No good tree bears bad fruit, nor does a bad tree bear good fruit. Each tree is recognised by its own fruit. People do not pick figs from thorn-bushes, or grapes from briers. A good man brings good things out of the good stored up in his heart, and an evil man brings evil things out of the evil stored up in his heart. For the mouth speaks what the heart is full of.
Recently we have been looking at the section of the sermon that deals with the instruction not to judge others. Continue reading “Out Of The Heart”
We have completed the study of the main record of the Sermon on the Mount, which is found in the gospel according to Matthew chapters 5 to 7. Recently we have been looking at the equivalent section of the gospel according to Luke. This is a much shorter account, some sections missing and some new verses included. It is these additional verses that are the source for these additional studies. Continue reading “The Blind”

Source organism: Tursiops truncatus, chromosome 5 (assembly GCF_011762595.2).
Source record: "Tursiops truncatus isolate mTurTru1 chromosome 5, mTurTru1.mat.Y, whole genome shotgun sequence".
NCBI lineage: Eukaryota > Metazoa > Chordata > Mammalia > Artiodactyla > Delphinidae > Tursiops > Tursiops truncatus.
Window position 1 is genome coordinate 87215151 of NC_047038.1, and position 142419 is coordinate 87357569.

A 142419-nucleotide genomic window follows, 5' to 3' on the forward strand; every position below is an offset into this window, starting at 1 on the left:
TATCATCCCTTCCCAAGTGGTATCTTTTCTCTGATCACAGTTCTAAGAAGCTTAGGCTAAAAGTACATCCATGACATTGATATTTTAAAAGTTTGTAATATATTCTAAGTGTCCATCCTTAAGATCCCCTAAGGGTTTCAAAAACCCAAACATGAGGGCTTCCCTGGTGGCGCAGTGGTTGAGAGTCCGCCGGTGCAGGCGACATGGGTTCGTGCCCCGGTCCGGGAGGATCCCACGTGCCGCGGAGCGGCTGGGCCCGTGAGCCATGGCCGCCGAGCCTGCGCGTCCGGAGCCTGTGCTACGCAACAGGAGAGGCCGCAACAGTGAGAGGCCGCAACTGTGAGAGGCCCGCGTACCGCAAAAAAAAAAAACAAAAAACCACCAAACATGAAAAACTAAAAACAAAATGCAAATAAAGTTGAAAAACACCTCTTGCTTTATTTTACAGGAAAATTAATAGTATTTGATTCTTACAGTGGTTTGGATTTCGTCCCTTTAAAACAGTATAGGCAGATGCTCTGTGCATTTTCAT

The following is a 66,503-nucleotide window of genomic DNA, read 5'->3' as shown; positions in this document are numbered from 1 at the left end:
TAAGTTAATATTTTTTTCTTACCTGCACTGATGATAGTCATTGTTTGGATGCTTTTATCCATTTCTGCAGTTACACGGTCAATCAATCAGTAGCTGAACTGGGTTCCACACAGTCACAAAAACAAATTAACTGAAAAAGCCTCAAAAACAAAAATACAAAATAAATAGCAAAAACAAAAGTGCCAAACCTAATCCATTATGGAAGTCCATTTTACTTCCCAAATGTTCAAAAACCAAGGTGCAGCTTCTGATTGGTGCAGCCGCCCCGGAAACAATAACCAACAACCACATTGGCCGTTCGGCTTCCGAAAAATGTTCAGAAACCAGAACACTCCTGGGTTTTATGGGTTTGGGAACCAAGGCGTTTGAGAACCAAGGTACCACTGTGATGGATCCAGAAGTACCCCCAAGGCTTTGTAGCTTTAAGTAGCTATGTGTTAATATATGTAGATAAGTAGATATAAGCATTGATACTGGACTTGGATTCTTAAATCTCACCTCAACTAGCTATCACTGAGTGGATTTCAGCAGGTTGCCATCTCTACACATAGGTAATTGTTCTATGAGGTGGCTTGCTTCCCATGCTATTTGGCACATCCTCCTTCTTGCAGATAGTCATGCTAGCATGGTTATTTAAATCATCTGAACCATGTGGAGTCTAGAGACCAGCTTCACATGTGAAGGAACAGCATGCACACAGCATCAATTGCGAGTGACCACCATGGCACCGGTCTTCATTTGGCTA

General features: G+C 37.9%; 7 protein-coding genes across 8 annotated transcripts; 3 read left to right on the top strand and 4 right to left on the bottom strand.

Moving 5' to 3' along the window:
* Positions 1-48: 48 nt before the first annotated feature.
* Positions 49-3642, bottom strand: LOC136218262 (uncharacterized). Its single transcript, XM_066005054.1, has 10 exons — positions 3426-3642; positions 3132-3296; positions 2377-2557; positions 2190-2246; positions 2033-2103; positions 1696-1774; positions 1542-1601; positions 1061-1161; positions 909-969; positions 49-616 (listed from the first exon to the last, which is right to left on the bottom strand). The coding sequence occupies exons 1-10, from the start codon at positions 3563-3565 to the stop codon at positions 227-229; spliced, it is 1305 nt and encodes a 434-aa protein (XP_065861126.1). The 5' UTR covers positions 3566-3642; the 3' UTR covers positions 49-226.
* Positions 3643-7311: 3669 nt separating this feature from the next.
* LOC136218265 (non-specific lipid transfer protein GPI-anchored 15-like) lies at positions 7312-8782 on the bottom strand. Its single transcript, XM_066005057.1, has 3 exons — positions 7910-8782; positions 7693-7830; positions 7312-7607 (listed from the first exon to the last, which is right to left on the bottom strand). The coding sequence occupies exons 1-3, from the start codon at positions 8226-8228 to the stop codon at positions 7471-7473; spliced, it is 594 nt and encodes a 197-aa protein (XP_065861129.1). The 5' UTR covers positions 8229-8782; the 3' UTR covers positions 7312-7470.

‘Do not judge, and you will not be judged. Do not condemn, and you will not be condemned. Forgive, and you will be forgiven. Give, and it will be given to you. A good measure, pressed down, shaken together and running over, will be poured into your lap. For with the measure you use, it will be measured to you.’
He also told them this parable: ‘Can the blind lead the blind? Will they not both fall into a pit? The student is not above the teacher, but everyone who is fully trained will be like their teacher.
Why do you look at the speck of sawdust in your brother’s eye and pay no attention to the plank in your own eye? How can you say to your brother, ‘Brother, let me take the speck out of your eye,’ when you yourself fail to see the plank in your own eye? You hypocrite, first take the plank out of your eye, and then you will see clearly to remove the speck from your brother’s eye.’